Failure investigation and prevention for off-shore pipes with internal pressure
Date of Issue2011
School of Mechanical and Aerospace Engineering
Pipes are classified as one of the safest and convenient mode of transportation for flammable liquid and hazardous gases. Fatigue cracks are commonly identified in the welded region of the pipes, regardless of its application. Even with an insignificant crack, its presence may cause a huge reduction in the capability of the materials during application. With the rapid technological advancement in material assessment, more advanced non-destructive testing (NDT) and crack assessment protocols have been proposed for pipe inspection. However, some crack assessment protocols are proven to be too restrained and it should be given leeway to compromise on its minimum recommended fracture toughness. Overly restricted protocols may impose difficulties. The objective of the project is to perform comprehensive investigation on the fatigue crack within the welded region of the pipe. With the use of finite element software, ABAQUS, detailed solid finite element analysis are conducted to study the crack initiation and crack propagation. This project attempts to identify and analyse the simulated crack growth of both embedded and surface cracks for different crack depth are obtained. Crack tip opening displacement is employed and crack growth is accounted for. Relationship between the crack tip opening displacement, ratio of half crack height to half crack length b/a, and crack depth are also established and examined in the report. The effect of circumferential crack growth with biaxial loading and tensile loading are also presented in the report. The results of solid finite element analysis are compared with failure assessment diagram BS7910 for verification of the minimum recommended fracture toughness. A user-friendly approach of strain based failure assessment is proposed.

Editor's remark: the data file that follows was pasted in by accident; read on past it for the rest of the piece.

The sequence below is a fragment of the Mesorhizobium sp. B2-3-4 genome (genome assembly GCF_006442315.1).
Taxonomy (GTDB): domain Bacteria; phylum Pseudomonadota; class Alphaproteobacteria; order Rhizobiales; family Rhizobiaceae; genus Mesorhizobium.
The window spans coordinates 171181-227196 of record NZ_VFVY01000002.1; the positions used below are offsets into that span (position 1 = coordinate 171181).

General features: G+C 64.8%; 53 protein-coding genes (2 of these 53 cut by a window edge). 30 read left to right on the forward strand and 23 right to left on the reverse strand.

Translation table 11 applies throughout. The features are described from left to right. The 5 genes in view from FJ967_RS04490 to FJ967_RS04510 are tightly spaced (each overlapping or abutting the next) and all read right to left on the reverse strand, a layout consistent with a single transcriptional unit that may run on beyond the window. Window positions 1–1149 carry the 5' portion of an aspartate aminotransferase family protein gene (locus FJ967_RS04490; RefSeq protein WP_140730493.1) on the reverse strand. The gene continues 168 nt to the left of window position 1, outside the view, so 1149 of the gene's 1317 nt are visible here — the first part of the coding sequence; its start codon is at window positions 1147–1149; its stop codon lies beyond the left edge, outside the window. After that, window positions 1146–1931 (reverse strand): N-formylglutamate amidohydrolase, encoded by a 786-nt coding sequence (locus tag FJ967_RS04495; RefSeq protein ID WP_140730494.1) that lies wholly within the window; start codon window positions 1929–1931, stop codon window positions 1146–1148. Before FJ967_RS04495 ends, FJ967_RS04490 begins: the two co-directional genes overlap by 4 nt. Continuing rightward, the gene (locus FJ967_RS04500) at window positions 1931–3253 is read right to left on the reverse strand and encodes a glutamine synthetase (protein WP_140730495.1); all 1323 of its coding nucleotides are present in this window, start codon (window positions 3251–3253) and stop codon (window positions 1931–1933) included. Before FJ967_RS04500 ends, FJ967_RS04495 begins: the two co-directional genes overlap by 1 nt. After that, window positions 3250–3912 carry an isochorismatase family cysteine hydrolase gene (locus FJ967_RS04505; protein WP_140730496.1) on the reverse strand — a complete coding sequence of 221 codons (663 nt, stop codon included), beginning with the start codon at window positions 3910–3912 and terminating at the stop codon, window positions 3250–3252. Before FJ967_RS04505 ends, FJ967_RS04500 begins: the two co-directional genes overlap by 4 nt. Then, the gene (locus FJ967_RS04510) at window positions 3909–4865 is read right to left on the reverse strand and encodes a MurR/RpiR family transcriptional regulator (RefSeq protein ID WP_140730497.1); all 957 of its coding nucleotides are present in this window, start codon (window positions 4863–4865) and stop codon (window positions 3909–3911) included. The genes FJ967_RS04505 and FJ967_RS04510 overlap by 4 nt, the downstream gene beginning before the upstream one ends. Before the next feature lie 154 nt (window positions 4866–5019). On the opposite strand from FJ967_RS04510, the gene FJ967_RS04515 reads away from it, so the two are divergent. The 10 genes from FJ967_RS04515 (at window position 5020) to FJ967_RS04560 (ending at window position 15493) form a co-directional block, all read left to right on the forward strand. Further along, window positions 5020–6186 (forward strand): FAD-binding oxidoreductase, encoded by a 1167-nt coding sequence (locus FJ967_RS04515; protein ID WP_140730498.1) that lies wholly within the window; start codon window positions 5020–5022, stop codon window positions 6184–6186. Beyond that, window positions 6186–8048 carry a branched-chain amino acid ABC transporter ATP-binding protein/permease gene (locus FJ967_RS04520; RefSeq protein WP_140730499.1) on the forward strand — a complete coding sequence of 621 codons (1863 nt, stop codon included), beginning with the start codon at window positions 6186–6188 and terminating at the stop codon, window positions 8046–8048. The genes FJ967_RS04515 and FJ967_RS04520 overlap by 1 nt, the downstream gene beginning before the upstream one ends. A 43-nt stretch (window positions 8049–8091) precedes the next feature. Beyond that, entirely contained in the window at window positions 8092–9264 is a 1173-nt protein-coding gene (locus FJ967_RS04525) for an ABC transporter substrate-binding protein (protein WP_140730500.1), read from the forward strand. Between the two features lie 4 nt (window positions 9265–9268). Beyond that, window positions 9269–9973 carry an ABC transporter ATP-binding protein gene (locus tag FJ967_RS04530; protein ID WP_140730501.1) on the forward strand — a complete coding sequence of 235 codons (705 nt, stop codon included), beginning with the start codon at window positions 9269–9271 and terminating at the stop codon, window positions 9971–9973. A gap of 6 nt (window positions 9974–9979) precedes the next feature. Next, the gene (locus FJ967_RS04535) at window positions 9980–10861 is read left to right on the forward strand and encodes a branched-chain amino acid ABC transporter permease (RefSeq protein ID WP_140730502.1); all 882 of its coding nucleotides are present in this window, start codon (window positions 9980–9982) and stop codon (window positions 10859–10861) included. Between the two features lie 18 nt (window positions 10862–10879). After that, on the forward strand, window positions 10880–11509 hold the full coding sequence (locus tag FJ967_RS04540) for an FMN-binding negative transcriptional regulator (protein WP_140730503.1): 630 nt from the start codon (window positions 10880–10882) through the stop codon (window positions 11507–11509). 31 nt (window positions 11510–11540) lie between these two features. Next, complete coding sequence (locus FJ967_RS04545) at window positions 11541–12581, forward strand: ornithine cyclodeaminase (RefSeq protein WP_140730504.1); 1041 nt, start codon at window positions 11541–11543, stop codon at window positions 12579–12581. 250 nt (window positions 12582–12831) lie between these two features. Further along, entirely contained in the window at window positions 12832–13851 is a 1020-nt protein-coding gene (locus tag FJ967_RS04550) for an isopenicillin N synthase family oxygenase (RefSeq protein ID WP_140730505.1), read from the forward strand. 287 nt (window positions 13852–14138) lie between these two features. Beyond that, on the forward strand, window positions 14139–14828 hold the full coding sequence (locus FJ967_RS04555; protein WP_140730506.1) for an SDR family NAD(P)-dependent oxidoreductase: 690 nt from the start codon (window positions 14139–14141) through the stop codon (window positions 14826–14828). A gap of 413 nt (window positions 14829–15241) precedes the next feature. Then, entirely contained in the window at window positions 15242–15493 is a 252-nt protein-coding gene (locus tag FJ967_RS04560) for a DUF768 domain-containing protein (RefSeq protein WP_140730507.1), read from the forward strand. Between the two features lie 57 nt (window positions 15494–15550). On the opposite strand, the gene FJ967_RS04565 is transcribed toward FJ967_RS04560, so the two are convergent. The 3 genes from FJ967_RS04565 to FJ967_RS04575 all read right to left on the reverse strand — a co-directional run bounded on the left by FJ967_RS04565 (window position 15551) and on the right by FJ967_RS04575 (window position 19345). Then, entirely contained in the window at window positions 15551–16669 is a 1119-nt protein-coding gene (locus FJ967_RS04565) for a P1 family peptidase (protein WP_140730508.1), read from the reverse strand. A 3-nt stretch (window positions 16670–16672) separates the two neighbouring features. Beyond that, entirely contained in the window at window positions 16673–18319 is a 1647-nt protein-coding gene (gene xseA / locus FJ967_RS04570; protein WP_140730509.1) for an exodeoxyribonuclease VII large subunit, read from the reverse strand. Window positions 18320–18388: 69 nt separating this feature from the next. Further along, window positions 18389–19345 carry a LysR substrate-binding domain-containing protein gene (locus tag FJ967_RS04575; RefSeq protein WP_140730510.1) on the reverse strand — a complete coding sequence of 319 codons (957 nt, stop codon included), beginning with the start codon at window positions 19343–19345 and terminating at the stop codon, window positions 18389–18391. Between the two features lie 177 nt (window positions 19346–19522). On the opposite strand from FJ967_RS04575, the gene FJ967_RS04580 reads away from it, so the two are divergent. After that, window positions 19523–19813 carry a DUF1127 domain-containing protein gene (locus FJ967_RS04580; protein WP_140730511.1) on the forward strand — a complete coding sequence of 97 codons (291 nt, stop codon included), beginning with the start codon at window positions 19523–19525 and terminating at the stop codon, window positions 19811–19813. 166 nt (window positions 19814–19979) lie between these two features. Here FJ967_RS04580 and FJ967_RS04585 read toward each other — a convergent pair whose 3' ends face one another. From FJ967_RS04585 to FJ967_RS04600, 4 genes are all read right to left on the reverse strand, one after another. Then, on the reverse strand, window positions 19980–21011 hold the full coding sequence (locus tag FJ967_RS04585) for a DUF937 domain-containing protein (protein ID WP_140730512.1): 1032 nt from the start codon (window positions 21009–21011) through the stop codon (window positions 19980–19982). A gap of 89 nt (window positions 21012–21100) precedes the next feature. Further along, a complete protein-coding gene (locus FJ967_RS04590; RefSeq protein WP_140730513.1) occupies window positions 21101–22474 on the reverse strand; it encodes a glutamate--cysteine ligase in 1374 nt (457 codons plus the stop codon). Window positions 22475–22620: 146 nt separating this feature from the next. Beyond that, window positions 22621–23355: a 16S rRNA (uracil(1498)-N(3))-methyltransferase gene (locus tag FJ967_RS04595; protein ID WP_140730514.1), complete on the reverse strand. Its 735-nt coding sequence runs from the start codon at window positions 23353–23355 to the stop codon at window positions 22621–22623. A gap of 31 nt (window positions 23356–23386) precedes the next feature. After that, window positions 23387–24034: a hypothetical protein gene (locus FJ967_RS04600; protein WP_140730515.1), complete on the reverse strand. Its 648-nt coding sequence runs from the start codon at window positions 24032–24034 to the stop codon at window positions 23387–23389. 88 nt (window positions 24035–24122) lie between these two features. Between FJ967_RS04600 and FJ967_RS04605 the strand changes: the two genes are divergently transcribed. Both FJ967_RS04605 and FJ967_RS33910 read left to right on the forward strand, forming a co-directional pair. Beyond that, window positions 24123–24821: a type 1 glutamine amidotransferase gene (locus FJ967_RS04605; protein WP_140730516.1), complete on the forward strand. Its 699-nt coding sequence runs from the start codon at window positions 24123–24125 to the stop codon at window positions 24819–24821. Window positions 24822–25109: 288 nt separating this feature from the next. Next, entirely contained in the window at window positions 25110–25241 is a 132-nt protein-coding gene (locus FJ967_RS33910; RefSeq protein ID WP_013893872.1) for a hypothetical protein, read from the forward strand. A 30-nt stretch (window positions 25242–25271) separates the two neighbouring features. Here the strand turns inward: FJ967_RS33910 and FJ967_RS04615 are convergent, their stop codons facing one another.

DRNTU::Engineering::Mechanical engineering::Mechanics and dynamics
Final Year Project (FYP)
Nanyang Technological University